Lady Bird and all the images you see in this review are owned by A24
Directed by Greta Gerwig
So who would have guessed the surprise hit of Oscar season 2017 would be an indie coming of age story about a young woman who’s desire to be an artist and to see the world is straining against her down to Earth family that love her unconditionally but are hard on her because they only want what’s best? Admittedly it DOES tick off quite a few check boxes in the Oscar Bait checklist, but then again a lot of movies that SUCCESSFULLY pull this kind of material off really are deserving of all the accolades they get and it’s not often that something receiving THIS much praise from such a large majority of film critics doesn’t have SOMETHING to offer… unless we’re talking about The King’s Speech. Pointless and petty jabs at old movies aside, does this manage to be the critical darling that earned its title by being a superb film, or will the sterling reputation of this film be short lived as it fades into the background like many other supposedly great films that don’t hold up under scrutiny? Let’s find out!!
The movie is about Christine “Lady Bird” McPherson (Saoirse Ronan) who’s about to enter her senior year of high school and is still not sure what she wants to do afterwards which is putting her in constant conflict with her mother (Laurie Metcalf). Okay, well actually she KNOWS what she wants to do and that’s to find an arts college on the East Coast willing to take her in so she can get the heck out of Sacramento and be about as far as realistically possible from the life she’s living now, but her mom doesn’t want to hear all that and is insisting she go to a much closer college. Not helping matters is the fact that her dad (Tracy Letts) just lost their job and is having trouble finding another one which makes the chances of out of state schooling that much more infeasible. For the rest of the year, Lady Bird needs to find a way to escape from her less than engaging circumstances while also just trying to survive day to day life with her friend Julie (Beanie Feldstein) giving her moral support throughout. Will Lady Bird find a way to fulfill her dream of NOT living in Sacramento? Why is her mom in so hard on her all the time, and is all that Tough Love really helping her to be a better person? WHY CAN’T WE ALL JUST GET ALONG!?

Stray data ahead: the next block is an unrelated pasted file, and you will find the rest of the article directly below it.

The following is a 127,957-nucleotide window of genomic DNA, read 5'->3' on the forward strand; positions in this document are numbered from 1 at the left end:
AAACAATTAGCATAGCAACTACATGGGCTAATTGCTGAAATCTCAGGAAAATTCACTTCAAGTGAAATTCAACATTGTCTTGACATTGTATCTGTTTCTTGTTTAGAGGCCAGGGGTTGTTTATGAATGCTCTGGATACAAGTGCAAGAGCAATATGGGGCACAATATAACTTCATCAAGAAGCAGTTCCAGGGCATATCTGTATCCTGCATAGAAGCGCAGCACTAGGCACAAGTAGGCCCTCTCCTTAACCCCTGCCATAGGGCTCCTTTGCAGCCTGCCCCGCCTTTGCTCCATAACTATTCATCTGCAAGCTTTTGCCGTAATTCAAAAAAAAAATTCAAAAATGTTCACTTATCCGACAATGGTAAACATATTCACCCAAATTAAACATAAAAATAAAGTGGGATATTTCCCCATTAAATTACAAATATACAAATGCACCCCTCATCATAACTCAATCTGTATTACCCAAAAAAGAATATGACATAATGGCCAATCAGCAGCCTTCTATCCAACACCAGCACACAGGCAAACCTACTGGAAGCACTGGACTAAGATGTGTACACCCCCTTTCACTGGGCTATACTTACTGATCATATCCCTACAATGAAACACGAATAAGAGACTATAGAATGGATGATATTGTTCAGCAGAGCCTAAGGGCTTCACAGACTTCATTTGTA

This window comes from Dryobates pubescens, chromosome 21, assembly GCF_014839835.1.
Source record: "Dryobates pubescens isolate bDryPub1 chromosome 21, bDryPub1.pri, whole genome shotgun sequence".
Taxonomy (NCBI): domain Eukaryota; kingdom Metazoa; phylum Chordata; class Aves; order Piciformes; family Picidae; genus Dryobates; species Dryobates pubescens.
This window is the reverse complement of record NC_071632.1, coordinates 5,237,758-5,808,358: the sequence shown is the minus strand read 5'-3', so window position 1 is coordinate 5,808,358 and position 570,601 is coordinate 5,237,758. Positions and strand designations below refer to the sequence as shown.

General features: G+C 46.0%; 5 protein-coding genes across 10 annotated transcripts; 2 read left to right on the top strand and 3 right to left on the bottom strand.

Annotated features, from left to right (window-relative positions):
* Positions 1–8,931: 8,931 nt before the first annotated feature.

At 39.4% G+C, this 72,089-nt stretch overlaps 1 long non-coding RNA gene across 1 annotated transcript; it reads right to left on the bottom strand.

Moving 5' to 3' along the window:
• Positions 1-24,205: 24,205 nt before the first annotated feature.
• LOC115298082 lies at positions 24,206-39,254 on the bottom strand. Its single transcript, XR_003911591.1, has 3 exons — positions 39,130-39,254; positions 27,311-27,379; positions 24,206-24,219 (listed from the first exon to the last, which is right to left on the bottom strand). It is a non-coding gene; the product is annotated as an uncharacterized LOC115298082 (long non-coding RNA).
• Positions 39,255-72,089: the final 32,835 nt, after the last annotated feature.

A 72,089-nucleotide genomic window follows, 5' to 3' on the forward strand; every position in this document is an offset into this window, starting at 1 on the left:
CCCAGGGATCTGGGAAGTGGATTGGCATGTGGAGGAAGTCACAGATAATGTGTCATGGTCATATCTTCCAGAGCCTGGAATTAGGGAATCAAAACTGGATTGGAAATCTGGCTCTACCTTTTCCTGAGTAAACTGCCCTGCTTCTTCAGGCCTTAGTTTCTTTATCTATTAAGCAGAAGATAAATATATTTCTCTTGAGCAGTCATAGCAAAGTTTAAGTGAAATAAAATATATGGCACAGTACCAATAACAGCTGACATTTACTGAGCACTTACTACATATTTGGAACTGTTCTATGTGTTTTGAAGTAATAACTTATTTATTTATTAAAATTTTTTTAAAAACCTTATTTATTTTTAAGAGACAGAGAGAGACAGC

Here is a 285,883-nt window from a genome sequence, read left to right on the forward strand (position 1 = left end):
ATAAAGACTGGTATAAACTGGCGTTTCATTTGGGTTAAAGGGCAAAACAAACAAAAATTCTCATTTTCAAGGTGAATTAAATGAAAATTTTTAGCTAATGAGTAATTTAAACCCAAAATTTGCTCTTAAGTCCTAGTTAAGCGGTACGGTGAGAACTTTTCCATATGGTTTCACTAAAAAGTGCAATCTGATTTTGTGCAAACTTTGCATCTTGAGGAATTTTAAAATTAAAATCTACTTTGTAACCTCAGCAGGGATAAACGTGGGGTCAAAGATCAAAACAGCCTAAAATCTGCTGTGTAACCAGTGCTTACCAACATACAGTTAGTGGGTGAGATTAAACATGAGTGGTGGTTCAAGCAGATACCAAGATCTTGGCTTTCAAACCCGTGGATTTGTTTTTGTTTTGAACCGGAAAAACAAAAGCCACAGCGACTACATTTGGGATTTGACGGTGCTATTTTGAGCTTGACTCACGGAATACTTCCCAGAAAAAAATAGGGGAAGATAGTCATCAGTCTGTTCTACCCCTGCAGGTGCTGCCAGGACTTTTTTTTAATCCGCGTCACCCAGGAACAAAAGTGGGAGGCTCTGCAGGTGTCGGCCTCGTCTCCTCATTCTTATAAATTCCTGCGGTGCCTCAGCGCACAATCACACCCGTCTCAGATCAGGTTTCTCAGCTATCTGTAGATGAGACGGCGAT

“Will you back me up on this, Larry!?” “Nah, I think you’ve got this handled.”
Fences and all the images you see in this review are owned by Paramount Pictures
Directed by Denzel Washington
So what we have is one of the most respected black actors making a film based off of a multiple award winning stage play in a year where the Academy is looking for ANY film to try and make up for OSCAR SO WHITE. Well, since Birth of a Nation turned out to be underwhelming and Moonlight being under the radar for most, chances are that Denzel’s big film of the year is gonna be a HUGE winner come the end of February. Still, being ripe Oscar bait doesn’t necessarily mean it’s a GOOD movie (*cough* The King’s Speech *cough*), and there are plenty of films that won awards that no one cared about even a year later (*cough* Chariots of Fire *cough*). Is this one of those that exists solely to maximize Oscar wins, or is there more beneath the surface what with the immense talent in front of and behind the camera? Let’s find out!!
The movie is about the Maxson family; primarily the patriarch breadwinner Troy (Denzel Washington), his loving yet firms wife Rose (Viola Davis), and their son Cory (Jovan Adepo). The family lives a comfortable if somewhat tiring life in the Pittsburg suburbs where Troy spends five days a week hauling garbage and the other two days complaining that he never got his shot to play baseball professionally. Naturally, he’s the kind of guy who makes sure that EVERYONE knows what he could have been if he wasn’t such a gosh darn loving and responsible father, and this attitude starts to get him into more and more trouble as the play goes along; including when his son is given a shot to go to college on a football scholarship that he isn’t too keen on letting him accept. Will this man’s bitterness and resentment towards the world lead to his family (including his son from another family Lyons played by Russell Horsnby and his brother Gabriel who suffered brain damage during the war played by Mykelti Willamson) to finally turn their back on him no matter how many meals his paycheck gives them? What else is he getting up to that neither he nor his best friend Jim Bono (Stehen McKinley Henderson) aren’t too keen on talking about? Just how much screen time is too much for Denzel!?
Trick question. You can NEVER have too much screen time with him!